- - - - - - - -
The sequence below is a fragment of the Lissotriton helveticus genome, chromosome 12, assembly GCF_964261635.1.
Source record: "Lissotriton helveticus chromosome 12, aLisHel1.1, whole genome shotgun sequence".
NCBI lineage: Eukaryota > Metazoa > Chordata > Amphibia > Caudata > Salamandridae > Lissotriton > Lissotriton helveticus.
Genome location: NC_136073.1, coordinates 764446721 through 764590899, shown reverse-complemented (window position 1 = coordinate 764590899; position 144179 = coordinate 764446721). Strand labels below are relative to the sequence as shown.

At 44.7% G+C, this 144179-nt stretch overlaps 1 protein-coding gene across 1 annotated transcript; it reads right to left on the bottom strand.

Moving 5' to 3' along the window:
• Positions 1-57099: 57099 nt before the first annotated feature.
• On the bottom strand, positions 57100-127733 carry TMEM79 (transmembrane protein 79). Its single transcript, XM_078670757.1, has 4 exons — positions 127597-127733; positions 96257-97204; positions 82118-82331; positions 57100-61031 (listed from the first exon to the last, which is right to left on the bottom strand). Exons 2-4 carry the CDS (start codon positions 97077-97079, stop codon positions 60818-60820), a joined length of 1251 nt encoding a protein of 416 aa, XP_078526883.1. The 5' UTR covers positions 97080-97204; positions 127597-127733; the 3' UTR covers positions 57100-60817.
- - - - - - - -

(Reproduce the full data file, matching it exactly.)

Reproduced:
The sequence below is a fragment of the Lissotriton helveticus genome, chromosome 12, assembly GCF_964261635.1.
Source record: "Lissotriton helveticus chromosome 12, aLisHel1.1, whole genome shotgun sequence".
NCBI lineage: Eukaryota > Metazoa > Chordata > Amphibia > Caudata > Salamandridae > Lissotriton > Lissotriton helveticus.
Genome location: NC_136073.1, coordinates 764446721 through 764590899, shown reverse-complemented (window position 1 = coordinate 764590899; position 144179 = coordinate 764446721). Strand labels below are relative to the sequence as shown.

At 44.7% G+C, this 144179-nt stretch overlaps 1 protein-coding gene across 1 annotated transcript; it reads right to left on the bottom strand.

Moving 5' to 3' along the window:
• Positions 1-57099: 57099 nt before the first annotated feature.
• On the bottom strand, positions 57100-127733 carry TMEM79 (transmembrane protein 79). Its single transcript, XM_078670757.1, has 4 exons — positions 127597-127733; positions 96257-97204; positions 82118-82331; positions 57100-61031 (listed from the first exon to the last, which is right to left on the bottom strand). Exons 2-4 carry the CDS (start codon positions 97077-97079, stop codon positions 60818-60820), a joined length of 1251 nt encoding a protein of 416 aa, XP_078526883.1. The 5' UTR covers positions 97080-97204; positions 127597-127733; the 3' UTR covers positions 57100-60817.